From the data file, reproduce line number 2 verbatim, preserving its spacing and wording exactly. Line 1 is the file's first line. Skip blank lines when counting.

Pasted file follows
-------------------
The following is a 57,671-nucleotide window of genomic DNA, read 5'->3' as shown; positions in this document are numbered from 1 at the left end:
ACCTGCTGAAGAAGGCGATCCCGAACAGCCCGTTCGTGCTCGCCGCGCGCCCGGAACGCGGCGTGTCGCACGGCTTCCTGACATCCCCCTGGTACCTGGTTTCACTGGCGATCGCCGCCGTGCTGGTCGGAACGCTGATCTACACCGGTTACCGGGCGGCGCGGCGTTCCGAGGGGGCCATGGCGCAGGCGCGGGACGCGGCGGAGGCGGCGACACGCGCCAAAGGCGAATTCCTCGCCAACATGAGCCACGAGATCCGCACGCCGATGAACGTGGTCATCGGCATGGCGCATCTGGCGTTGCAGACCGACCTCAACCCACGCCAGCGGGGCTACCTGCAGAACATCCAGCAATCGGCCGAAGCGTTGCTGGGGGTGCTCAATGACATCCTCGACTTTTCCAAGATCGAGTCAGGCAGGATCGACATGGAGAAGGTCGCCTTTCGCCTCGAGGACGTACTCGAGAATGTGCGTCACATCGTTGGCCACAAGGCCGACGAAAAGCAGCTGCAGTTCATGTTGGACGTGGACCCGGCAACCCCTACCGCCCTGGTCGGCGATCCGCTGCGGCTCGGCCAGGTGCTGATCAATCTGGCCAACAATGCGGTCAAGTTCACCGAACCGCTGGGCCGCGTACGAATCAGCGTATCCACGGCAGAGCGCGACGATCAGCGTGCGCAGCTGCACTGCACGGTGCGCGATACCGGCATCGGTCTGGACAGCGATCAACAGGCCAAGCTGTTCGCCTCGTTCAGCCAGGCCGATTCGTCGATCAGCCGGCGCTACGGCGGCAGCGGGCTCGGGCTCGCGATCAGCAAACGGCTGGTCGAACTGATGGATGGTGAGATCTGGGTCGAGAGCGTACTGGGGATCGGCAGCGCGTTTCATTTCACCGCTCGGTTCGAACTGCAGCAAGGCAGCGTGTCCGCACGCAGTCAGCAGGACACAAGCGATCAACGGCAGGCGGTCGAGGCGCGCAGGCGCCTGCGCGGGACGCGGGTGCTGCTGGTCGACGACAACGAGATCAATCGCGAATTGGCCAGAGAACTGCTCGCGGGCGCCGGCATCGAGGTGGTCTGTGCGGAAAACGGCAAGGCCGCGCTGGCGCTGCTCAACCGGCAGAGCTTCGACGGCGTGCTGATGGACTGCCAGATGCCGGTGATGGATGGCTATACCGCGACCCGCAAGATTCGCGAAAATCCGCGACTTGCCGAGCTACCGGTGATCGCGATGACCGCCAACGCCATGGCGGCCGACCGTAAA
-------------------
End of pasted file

ACCTGCTGAAGAAGGCGATCCCGAACAGCCCGTTCGTGCTCGCCGCGCGCCCGGAACGCGGCGTGTCGCACGGCTTCCTGACATCCCCCTGGTACCTGGTTTCACTGGCGATCGCCGCCGTGCTGGTCGGAACGCTGATCTACACCGGTTACCGGGCGGCGCGGCGTTCCGAGGGGGCCATGGCGCAGGCGCGGGACGCGGCGGAGGCGGCGACACGCGCCAAAGGCGAATTCCTCGCCAACATGAGCCACGAGATCCGCACGCCGATGAACGTGGTCATCGGCATGGCGCATCTGGCGTTGCAGACCGACCTCAACCCACGCCAGCGGGGCTACCTGCAGAACATCCAGCAATCGGCCGAAGCGTTGCTGGGGGTGCTCAATGACATCCTCGACTTTTCCAAGATCGAGTCAGGCAGGATCGACATGGAGAAGGTCGCCTTTCGCCTCGAGGACGTACTCGAGAATGTGCGTCACATCGTTGGCCACAAGGCCGACGAAAAGCAGCTGCAGTTCATGTTGGACGTGGACCCGGCAACCCCTACCGCCCTGGTCGGCGATCCGCTGCGGCTCGGCCAGGTGCTGATCAATCTGGCCAACAATGCGGTCAAGTTCACCGAACCGCTGGGCCGCGTACGAATCAGCGTATCCACGGCAGAGCGCGACGATCAGCGTGCGCAGCTGCACTGCACGGTGCGCGATACCGGCATCGGTCTGGACAGCGATCAACAGGCCAAGCTGTTCGCCTCGTTCAGCCAGGCCGATTCGTCGATCAGCCGGCGCTACGGCGGCAGCGGGCTCGGGCTCGCGATCAGCAAACGGCTGGTCGAACTGATGGATGGTGAGATCTGGGTCGAGAGCGTACTGGGGATCGGCAGCGCGTTTCATTTCACCGCTCGGTTCGAACTGCAGCAAGGCAGCGTGTCCGCACGCAGTCAGCAGGACACAAGCGATCAACGGCAGGCGGTCGAGGCGCGCAGGCGCCTGCGCGGGACGCGGGTGCTGCTGGTCGACGACAACGAGATCAATCGCGAATTGGCCAGAGAACTGCTCGCGGGCGCCGGCATCGAGGTGGTCTGTGCGGAAAACGGCAAGGCCGCGCTGGCGCTGCTCAACCGGCAGAGCTTCGACGGCGTGCTGATGGACTGCCAGATGCCGGTGATGGATGGCTATACCGCGACCCGCAAGATTCGCGAAAATCCGCGACTTGCCGAGCTACCGGTGATCGCGATGACCGCCAACGCCATGGCGGCCGACCGTAAA